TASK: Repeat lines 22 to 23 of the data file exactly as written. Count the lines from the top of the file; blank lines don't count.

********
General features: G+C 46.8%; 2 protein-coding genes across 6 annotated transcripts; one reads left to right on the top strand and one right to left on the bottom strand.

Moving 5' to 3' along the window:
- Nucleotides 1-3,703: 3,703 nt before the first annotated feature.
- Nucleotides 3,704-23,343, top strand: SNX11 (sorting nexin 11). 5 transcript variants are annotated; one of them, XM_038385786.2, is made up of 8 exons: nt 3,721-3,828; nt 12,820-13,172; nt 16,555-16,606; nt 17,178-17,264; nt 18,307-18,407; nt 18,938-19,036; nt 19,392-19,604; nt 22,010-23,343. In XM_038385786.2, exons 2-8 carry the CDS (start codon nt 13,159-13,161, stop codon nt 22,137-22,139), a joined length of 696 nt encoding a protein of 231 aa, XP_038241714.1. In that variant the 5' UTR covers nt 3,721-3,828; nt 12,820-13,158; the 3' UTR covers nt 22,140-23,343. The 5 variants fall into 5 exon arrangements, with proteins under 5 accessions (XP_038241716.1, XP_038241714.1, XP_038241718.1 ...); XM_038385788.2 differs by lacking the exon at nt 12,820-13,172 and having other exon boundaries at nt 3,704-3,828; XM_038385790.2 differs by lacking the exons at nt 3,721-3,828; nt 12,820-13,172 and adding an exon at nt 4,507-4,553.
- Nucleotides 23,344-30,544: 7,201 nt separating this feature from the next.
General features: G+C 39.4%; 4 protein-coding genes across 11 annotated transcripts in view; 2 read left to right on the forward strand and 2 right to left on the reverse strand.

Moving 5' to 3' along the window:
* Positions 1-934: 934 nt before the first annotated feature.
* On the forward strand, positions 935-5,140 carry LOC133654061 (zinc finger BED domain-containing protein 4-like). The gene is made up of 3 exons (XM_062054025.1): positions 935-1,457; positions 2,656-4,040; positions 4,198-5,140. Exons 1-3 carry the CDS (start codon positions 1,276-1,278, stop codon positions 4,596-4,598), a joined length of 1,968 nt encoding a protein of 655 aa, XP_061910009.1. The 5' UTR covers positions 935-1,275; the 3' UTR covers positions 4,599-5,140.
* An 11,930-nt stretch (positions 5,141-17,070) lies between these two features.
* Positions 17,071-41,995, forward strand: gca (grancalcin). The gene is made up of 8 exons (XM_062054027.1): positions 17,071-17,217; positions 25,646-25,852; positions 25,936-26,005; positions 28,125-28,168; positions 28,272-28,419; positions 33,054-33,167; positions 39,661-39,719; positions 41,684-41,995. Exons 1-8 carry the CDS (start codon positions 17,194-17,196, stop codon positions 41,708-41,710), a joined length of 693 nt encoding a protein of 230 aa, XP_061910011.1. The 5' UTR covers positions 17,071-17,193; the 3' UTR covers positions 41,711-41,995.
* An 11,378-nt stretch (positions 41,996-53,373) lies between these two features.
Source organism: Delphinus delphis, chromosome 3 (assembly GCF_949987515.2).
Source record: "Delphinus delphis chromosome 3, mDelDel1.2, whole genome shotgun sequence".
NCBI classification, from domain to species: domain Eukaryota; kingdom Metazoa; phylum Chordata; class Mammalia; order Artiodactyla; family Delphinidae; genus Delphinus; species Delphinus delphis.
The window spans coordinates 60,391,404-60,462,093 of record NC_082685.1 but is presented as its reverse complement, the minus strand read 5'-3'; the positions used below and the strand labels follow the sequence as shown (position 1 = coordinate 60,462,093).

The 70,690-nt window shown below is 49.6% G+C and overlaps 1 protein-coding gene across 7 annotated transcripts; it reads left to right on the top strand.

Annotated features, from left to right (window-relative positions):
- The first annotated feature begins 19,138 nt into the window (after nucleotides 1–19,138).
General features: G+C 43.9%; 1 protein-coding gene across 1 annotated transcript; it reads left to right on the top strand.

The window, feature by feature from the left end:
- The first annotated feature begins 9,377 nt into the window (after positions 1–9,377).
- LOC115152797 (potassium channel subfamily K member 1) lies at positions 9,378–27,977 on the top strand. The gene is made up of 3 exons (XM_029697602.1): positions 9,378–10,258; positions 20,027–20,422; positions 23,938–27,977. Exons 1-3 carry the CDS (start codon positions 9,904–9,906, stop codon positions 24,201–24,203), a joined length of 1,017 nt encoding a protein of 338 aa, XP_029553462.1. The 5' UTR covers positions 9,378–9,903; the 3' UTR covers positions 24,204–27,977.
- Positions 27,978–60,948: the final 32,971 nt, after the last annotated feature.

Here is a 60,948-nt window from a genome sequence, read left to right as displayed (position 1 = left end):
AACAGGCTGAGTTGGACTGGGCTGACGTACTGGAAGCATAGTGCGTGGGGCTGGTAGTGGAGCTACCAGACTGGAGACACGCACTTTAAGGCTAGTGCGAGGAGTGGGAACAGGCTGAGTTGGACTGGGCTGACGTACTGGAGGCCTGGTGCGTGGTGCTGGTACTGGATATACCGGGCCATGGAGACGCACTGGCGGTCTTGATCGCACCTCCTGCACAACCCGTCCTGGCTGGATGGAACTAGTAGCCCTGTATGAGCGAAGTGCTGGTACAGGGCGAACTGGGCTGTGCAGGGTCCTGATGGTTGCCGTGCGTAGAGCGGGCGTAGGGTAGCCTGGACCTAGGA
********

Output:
- The first annotated feature begins 9,377 nt into the window (after positions 1–9,377).
- LOC115152797 (potassium channel subfamily K member 1) lies at positions 9,378–27,977 on the top strand. The gene is made up of 3 exons (XM_029697602.1): positions 9,378–10,258; positions 20,027–20,422; positions 23,938–27,977. Exons 1-3 carry the CDS (start codon positions 9,904–9,906, stop codon positions 24,201–24,203), a joined length of 1,017 nt encoding a protein of 338 aa, XP_029553462.1. The 5' UTR covers positions 9,378–9,903; the 3' UTR covers positions 24,204–27,977.